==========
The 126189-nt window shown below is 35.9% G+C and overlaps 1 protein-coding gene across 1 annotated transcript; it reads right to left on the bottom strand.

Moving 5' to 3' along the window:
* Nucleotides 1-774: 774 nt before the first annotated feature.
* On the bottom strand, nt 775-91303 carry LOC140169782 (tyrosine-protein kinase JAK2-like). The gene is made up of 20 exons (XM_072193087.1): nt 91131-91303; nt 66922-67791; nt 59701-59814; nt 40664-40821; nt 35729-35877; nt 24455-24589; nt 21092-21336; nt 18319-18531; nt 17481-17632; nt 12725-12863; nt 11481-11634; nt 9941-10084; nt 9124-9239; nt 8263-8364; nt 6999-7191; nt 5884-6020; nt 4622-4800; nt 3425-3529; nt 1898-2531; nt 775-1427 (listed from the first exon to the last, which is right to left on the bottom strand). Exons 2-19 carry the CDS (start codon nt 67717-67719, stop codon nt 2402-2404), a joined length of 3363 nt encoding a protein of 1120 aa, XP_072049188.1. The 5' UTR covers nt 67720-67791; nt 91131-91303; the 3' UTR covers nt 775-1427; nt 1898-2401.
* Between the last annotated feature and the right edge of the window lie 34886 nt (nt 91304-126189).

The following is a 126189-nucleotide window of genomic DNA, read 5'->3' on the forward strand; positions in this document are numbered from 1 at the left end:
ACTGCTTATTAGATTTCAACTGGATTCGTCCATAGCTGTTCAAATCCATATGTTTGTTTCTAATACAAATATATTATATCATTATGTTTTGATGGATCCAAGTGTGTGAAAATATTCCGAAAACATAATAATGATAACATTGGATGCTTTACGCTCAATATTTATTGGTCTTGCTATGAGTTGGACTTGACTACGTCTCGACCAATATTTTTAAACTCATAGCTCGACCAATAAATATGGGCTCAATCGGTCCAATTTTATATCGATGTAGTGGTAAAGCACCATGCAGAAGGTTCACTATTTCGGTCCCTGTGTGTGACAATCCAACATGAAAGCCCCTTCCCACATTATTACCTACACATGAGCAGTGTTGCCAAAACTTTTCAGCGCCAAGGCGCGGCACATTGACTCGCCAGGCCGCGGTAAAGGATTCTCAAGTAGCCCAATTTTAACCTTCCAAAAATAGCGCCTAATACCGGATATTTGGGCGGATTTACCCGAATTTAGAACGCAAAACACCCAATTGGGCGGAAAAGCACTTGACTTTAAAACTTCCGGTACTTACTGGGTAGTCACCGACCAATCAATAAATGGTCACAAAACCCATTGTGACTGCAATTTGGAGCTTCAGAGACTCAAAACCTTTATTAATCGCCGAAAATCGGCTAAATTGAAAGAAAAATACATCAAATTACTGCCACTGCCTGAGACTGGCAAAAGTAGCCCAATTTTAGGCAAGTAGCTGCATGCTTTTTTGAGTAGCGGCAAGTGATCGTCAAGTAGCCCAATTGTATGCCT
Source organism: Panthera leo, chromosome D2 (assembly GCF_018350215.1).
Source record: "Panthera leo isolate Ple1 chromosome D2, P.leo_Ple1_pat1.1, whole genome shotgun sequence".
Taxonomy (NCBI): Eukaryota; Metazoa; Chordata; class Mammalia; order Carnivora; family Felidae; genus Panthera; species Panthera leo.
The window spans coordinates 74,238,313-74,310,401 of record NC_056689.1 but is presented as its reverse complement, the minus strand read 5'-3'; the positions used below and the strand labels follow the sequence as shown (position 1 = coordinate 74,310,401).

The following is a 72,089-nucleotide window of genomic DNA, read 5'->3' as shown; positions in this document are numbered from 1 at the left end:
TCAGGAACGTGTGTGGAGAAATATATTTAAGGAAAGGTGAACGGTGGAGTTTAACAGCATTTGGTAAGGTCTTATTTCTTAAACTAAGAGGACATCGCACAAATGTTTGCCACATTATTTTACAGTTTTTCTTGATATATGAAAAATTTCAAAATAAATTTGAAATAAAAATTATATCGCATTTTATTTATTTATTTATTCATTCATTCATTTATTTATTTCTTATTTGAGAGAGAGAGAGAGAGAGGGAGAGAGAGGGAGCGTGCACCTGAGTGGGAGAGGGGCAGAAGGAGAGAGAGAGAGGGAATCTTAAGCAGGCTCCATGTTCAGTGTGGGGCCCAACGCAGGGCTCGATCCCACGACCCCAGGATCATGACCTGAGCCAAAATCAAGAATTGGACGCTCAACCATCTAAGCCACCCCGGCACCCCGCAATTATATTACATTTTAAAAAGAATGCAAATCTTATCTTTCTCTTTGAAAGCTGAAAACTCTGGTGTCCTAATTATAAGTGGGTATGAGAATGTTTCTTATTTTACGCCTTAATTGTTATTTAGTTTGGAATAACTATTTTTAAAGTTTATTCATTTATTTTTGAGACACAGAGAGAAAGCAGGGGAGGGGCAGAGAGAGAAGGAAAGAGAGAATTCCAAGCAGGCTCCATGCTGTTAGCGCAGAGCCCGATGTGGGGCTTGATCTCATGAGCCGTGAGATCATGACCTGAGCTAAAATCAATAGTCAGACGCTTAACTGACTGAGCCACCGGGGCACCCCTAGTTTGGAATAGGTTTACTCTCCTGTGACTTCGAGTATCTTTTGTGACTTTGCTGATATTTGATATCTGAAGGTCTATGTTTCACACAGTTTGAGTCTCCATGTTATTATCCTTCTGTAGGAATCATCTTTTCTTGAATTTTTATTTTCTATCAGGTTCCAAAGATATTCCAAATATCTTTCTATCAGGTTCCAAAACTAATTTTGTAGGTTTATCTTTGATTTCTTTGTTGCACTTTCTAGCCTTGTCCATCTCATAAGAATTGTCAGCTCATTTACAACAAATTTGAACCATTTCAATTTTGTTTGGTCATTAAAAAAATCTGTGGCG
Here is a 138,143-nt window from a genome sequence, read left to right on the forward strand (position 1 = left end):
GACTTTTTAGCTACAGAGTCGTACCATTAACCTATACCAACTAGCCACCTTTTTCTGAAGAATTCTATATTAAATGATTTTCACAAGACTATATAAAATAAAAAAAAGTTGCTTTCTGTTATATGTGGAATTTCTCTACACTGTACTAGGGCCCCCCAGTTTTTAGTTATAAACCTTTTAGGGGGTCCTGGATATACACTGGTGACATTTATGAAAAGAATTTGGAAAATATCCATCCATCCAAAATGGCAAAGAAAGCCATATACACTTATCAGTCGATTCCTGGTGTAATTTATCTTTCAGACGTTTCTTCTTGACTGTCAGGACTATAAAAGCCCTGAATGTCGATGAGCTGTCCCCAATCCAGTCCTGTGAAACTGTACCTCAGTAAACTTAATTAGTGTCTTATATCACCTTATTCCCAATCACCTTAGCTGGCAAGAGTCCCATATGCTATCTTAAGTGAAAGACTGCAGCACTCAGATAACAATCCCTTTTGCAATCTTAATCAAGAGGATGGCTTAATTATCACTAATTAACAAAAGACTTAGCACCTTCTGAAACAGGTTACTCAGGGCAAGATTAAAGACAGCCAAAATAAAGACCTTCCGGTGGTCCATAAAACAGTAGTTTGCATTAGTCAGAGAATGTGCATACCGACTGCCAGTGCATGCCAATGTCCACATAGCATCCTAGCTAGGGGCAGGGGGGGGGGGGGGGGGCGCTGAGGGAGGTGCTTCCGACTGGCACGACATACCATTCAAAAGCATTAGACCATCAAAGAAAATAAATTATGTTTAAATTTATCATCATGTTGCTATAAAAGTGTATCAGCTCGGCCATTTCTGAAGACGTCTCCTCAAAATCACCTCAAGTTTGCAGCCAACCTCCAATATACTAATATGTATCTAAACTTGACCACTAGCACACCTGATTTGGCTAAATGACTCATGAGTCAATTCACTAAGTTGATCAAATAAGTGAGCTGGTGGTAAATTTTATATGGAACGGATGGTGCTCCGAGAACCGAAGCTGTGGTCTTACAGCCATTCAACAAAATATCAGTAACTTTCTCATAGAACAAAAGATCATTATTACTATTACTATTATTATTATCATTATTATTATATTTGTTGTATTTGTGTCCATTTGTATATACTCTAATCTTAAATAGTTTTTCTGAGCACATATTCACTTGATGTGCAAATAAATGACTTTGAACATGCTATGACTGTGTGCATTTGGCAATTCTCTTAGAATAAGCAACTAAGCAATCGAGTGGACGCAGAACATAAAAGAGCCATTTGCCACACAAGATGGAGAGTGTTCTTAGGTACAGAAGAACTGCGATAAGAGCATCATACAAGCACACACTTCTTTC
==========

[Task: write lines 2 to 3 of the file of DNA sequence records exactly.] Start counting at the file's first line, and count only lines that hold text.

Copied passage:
Moving 5' to 3' along the window:
* Nucleotides 1-774: 774 nt before the first annotated feature.